Although the recovery for such an injury isn’t what it used to be, it will still take a large effort for the 28-year-old to get back on the field and play at a top level during the preseason.
It’s worth noting that a large majority of his career sacks did come from a two-point stance. Some of those from outside linebacker and the majority from the wide nine as a defensive end.
Houston is in the second year of his five-year, $35 million deal, so his production will be key for his overall value and, most importantly, the success of this new unit.
The former undrafted free agent is going into his third year and if OTAs are any indication, this move may have been the best thing for him.
The 24-year-old is coming off of his most productive season as a professional with 10 tackles and three sacks. At 6-4 and with good speed, Bass has the chance to really make a name for himself if he can produce enough during camp and get playing time during preseason.
Overall, Bass has the ability to become a mainstay at the position and add high production on top of that.
McPhee was the big addition of this off-season and comes with high expectations, especially after the recent history of Raven’s pass rushers who have left through free agency.
He signed a five-year, $38-million deal coming off his most productive season: 27 tackles and 7.5 sacks in a part-time role. McPhee’s biggest value will come through his versatility and familiarity with the newly implemented scheme.
When asked what would be different under Fangio, he said, “Just drop back a little. Other than that, I think the same thing, just to go out and make plays, be a leader, some of what I was like in Baltimore, but we had other guys. Just make plays basically."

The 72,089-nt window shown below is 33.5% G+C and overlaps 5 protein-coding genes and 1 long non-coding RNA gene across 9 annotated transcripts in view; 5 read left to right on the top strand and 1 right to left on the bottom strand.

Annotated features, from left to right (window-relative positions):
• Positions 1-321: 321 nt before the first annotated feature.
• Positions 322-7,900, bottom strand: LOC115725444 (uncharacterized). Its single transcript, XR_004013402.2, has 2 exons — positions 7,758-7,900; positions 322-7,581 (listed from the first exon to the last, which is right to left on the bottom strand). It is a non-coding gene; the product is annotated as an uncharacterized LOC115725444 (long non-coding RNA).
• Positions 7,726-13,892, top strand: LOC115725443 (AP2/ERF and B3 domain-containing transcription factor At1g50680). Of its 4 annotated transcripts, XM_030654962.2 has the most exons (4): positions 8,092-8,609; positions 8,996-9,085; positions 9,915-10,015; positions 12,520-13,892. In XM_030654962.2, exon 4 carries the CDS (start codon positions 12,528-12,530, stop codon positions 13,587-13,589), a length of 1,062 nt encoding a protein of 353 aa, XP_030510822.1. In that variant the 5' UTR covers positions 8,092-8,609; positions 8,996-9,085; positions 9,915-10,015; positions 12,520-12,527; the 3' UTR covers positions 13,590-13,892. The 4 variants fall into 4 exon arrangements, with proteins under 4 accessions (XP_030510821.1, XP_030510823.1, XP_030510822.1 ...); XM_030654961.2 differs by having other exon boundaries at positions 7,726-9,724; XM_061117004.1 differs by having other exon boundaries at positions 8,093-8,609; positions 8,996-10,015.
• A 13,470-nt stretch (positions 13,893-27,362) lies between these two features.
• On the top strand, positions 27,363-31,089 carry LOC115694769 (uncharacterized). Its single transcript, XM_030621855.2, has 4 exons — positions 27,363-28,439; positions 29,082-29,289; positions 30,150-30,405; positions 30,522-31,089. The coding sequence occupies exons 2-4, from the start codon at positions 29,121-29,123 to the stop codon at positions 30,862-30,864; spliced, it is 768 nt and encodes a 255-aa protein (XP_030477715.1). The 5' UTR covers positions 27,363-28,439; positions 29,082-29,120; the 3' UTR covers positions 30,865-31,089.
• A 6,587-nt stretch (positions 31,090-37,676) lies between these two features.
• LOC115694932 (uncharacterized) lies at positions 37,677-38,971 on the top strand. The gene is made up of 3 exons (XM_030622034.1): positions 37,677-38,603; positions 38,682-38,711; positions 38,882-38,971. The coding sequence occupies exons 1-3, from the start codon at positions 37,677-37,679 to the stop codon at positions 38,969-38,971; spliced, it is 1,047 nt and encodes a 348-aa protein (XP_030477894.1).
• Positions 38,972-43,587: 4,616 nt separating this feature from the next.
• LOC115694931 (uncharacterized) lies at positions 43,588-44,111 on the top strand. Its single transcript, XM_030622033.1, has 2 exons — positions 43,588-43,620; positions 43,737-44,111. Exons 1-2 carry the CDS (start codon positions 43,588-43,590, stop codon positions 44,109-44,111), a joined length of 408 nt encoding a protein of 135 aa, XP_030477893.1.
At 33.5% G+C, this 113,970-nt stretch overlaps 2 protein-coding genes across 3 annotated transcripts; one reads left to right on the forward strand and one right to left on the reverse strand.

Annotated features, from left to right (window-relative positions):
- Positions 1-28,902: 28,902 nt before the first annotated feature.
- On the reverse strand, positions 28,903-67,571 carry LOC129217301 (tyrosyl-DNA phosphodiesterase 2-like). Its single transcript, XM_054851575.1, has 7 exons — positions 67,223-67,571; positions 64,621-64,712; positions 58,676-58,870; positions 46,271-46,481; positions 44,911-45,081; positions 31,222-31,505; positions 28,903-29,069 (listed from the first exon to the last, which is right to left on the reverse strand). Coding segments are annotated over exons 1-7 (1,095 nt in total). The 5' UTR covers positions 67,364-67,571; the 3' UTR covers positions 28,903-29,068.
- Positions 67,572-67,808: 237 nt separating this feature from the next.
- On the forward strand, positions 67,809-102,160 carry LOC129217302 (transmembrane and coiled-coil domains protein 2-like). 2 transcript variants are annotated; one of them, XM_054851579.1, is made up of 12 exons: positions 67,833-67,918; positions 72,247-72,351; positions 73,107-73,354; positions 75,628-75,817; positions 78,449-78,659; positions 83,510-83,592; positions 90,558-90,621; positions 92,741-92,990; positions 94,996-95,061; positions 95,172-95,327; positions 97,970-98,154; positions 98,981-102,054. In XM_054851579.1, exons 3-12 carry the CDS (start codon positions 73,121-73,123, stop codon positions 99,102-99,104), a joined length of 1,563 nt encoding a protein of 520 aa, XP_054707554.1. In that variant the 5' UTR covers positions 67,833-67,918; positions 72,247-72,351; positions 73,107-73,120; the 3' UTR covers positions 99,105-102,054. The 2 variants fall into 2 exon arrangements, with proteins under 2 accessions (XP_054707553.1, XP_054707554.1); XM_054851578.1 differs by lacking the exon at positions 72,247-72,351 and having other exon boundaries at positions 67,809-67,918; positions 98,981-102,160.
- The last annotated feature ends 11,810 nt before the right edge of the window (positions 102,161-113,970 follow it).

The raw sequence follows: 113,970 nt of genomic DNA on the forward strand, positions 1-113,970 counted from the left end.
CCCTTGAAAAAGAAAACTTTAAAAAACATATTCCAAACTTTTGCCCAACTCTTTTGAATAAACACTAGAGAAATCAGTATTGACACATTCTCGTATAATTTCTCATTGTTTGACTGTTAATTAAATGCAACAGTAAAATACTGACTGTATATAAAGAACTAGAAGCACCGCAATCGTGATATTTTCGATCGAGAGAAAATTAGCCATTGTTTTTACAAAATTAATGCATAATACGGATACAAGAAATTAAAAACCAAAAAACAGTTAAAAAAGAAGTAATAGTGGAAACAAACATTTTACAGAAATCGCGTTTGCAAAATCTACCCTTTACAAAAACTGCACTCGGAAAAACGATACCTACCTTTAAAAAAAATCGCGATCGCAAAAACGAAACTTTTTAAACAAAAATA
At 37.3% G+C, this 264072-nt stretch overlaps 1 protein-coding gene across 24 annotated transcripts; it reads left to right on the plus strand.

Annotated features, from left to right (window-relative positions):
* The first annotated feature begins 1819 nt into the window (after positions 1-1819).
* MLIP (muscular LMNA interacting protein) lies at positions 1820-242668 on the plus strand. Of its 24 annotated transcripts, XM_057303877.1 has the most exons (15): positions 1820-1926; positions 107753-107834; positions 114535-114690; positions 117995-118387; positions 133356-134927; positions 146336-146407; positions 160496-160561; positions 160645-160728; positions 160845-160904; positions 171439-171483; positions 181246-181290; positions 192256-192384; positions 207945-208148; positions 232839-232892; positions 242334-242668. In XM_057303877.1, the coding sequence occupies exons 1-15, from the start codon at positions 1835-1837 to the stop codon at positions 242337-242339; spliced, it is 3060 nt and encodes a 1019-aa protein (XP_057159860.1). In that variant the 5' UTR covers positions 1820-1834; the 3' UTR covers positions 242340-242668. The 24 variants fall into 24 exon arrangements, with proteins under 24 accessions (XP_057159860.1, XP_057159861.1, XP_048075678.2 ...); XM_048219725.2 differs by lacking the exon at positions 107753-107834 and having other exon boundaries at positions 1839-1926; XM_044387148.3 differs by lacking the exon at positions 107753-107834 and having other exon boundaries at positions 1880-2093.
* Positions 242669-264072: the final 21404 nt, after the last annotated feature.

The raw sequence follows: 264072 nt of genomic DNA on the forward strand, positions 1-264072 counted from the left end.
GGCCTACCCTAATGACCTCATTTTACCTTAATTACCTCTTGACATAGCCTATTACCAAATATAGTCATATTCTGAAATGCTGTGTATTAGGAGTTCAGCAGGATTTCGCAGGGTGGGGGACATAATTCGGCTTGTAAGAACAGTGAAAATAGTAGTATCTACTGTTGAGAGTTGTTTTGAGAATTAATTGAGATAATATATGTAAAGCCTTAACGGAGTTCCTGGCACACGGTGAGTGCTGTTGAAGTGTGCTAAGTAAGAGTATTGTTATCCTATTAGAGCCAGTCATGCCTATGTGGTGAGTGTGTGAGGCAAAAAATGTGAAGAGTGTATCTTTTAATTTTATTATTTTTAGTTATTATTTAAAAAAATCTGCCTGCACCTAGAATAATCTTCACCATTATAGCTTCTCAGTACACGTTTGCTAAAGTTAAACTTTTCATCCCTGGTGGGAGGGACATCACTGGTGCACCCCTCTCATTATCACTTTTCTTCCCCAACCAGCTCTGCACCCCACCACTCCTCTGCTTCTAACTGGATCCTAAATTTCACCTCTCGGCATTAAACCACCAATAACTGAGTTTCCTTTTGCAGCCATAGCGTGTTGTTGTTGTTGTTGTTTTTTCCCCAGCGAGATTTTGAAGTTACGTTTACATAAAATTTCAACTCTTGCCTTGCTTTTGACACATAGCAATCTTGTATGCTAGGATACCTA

“I think it’s real tricky. I think coach Vic Fangio does a great job disguising his defense and bringing different blitzes.”
Head coach John Fox is happy McPhee is in the fold.
“I mean he’s a big powerful man,” Fox said. “A lot of the time he’s over the tight end and that’s a good matchup for us with most tight ends. There’s a lot of ways to rush the passer, it’s not just all speed, and he’s got a good combination of speed and quickness in short areas, as well as power."
McPhee will be the cornerstone of this pass rush and ultimately his success could have a direct correlation to the unit’s overall success.
Acho was a former forth-round pick who had solid production until injuries struck over the last two years.
He brings good size and experience but does not have as much upside as a pass rusher but still could provide good run support.
“It’s new. It’s new,” Acho said when asked about Fangio’s defense. “And I’ve been on some teams where we have new coaches and staff so I’ve experienced a little bit of the newness that comes with Training Camp with a new team and new coach."
Fox was very complimentary of Acho.
“He’s smart, he’s got good coverage ability, he’s played the position at this level for some time,” said Fox. “You know so far that’s kind of what I’ve seen and we’re anxious to see him [in pads].”
Acho is currently working with the first team and it’s his job to lose.
Aaron Leming has years of salary cap knowledge and has written for Rant Sports, Bears Draft On Tap, and Cover 32. He is a regular contributor to Bear Report.